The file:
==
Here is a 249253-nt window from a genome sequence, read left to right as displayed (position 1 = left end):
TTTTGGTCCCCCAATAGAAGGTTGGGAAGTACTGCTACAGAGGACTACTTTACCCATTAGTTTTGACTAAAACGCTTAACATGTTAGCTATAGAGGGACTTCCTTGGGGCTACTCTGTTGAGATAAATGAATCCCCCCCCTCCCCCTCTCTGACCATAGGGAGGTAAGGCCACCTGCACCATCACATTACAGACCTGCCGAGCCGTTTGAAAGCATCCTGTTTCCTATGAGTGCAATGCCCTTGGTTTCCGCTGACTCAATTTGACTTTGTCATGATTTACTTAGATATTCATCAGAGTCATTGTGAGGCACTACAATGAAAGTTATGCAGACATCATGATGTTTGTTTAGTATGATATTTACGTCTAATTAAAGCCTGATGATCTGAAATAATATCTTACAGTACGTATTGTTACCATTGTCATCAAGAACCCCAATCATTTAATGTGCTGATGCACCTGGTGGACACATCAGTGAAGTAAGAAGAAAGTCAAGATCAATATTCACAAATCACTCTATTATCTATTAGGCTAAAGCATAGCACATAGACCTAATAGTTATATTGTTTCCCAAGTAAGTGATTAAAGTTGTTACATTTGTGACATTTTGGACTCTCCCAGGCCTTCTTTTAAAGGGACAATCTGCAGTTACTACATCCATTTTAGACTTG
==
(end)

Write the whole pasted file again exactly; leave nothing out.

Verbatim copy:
Here is a 249253-nt window from a genome sequence, read left to right as displayed (position 1 = left end):
TTTTGGTCCCCCAATAGAAGGTTGGGAAGTACTGCTACAGAGGACTACTTTACCCATTAGTTTTGACTAAAACGCTTAACATGTTAGCTATAGAGGGACTTCCTTGGGGCTACTCTGTTGAGATAAATGAATCCCCCCCCTCCCCCTCTCTGACCATAGGGAGGTAAGGCCACCTGCACCATCACATTACAGACCTGCCGAGCCGTTTGAAAGCATCCTGTTTCCTATGAGTGCAATGCCCTTGGTTTCCGCTGACTCAATTTGACTTTGTCATGATTTACTTAGATATTCATCAGAGTCATTGTGAGGCACTACAATGAAAGTTATGCAGACATCATGATGTTTGTTTAGTATGATATTTACGTCTAATTAAAGCCTGATGATCTGAAATAATATCTTACAGTACGTATTGTTACCATTGTCATCAAGAACCCCAATCATTTAATGTGCTGATGCACCTGGTGGACACATCAGTGAAGTAAGAAGAAAGTCAAGATCAATATTCACAAATCACTCTATTATCTATTAGGCTAAAGCATAGCACATAGACCTAATAGTTATATTGTTTCCCAAGTAAGTGATTAAAGTTGTTACATTTGTGACATTTTGGACTCTCCCAGGCCTTCTTTTAAAGGGACAATCTGCAGTTACTACATCCATTTTAGACTTG